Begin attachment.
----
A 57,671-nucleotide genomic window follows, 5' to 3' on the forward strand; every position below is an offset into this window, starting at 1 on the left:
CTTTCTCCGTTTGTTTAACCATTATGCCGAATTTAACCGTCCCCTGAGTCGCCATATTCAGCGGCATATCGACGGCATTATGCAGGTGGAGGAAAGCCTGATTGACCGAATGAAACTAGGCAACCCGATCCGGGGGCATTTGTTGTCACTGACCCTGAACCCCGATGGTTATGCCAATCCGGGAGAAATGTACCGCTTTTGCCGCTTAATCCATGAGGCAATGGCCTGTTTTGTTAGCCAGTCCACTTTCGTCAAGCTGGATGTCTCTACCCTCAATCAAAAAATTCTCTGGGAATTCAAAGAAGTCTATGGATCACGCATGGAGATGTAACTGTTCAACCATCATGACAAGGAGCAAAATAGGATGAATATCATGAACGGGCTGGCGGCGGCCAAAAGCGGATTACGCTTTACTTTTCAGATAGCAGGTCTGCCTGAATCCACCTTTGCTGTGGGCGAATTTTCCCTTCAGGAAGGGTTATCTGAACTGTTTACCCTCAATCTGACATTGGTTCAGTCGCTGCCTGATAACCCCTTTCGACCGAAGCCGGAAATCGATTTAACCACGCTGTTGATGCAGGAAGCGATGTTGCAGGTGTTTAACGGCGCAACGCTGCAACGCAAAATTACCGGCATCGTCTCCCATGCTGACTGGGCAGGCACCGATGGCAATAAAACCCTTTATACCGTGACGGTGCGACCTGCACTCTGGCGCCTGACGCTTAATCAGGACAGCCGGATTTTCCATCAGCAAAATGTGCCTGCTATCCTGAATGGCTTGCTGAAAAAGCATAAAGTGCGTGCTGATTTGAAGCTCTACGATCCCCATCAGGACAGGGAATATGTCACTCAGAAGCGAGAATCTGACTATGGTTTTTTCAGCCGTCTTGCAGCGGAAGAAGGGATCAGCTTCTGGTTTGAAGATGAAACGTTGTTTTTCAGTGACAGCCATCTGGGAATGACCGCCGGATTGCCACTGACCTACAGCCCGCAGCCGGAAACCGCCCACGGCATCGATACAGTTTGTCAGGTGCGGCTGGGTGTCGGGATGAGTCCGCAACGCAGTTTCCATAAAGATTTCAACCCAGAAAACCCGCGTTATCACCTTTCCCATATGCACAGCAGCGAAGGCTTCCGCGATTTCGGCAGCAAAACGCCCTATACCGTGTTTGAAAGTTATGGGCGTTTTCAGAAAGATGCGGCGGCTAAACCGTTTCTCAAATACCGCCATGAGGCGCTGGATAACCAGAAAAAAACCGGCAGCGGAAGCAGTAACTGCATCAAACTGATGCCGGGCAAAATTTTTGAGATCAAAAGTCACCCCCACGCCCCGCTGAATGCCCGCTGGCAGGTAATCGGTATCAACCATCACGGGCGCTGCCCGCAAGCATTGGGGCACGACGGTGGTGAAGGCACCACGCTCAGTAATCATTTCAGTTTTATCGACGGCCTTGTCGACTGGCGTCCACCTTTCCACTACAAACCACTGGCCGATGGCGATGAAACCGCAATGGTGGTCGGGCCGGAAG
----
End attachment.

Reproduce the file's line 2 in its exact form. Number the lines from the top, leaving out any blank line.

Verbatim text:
CTTTCTCCGTTTGTTTAACCATTATGCCGAATTTAACCGTCCCCTGAGTCGCCATATTCAGCGGCATATCGACGGCATTATGCAGGTGGAGGAAAGCCTGATTGACCGAATGAAACTAGGCAACCCGATCCGGGGGCATTTGTTGTCACTGACCCTGAACCCCGATGGTTATGCCAATCCGGGAGAAATGTACCGCTTTTGCCGCTTAATCCATGAGGCAATGGCCTGTTTTGTTAGCCAGTCCACTTTCGTCAAGCTGGATGTCTCTACCCTCAATCAAAAAATTCTCTGGGAATTCAAAGAAGTCTATGGATCACGCATGGAGATGTAACTGTTCAACCATCATGACAAGGAGCAAAATAGGATGAATATCATGAACGGGCTGGCGGCGGCCAAAAGCGGATTACGCTTTACTTTTCAGATAGCAGGTCTGCCTGAATCCACCTTTGCTGTGGGCGAATTTTCCCTTCAGGAAGGGTTATCTGAACTGTTTACCCTCAATCTGACATTGGTTCAGTCGCTGCCTGATAACCCCTTTCGACCGAAGCCGGAAATCGATTTAACCACGCTGTTGATGCAGGAAGCGATGTTGCAGGTGTTTAACGGCGCAACGCTGCAACGCAAAATTACCGGCATCGTCTCCCATGCTGACTGGGCAGGCACCGATGGCAATAAAACCCTTTATACCGTGACGGTGCGACCTGCACTCTGGCGCCTGACGCTTAATCAGGACAGCCGGATTTTCCATCAGCAAAATGTGCCTGCTATCCTGAATGGCTTGCTGAAAAAGCATAAAGTGCGTGCTGATTTGAAGCTCTACGATCCCCATCAGGACAGGGAATATGTCACTCAGAAGCGAGAATCTGACTATGGTTTTTTCAGCCGTCTTGCAGCGGAAGAAGGGATCAGCTTCTGGTTTGAAGATGAAACGTTGTTTTTCAGTGACAGCCATCTGGGAATGACCGCCGGATTGCCACTGACCTACAGCCCGCAGCCGGAAACCGCCCACGGCATCGATACAGTTTGTCAGGTGCGGCTGGGTGTCGGGATGAGTCCGCAACGCAGTTTCCATAAAGATTTCAACCCAGAAAACCCGCGTTATCACCTTTCCCATATGCACAGCAGCGAAGGCTTCCGCGATTTCGGCAGCAAAACGCCCTATACCGTGTTTGAAAGTTATGGGCGTTTTCAGAAAGATGCGGCGGCTAAACCGTTTCTCAAATACCGCCATGAGGCGCTGGATAACCAGAAAAAAACCGGCAGCGGAAGCAGTAACTGCATCAAACTGATGCCGGGCAAAATTTTTGAGATCAAAAGTCACCCCCACGCCCCGCTGAATGCCCGCTGGCAGGTAATCGGTATCAACCATCACGGGCGCTGCCCGCAAGCATTGGGGCACGACGGTGGTGAAGGCACCACGCTCAGTAATCATTTCAGTTTTATCGACGGCCTTGTCGACTGGCGTCCACCTTTCCACTACAAACCACTGGCCGATGGCGATGAAACCGCAATGGTGGTCGGGCCGGAAG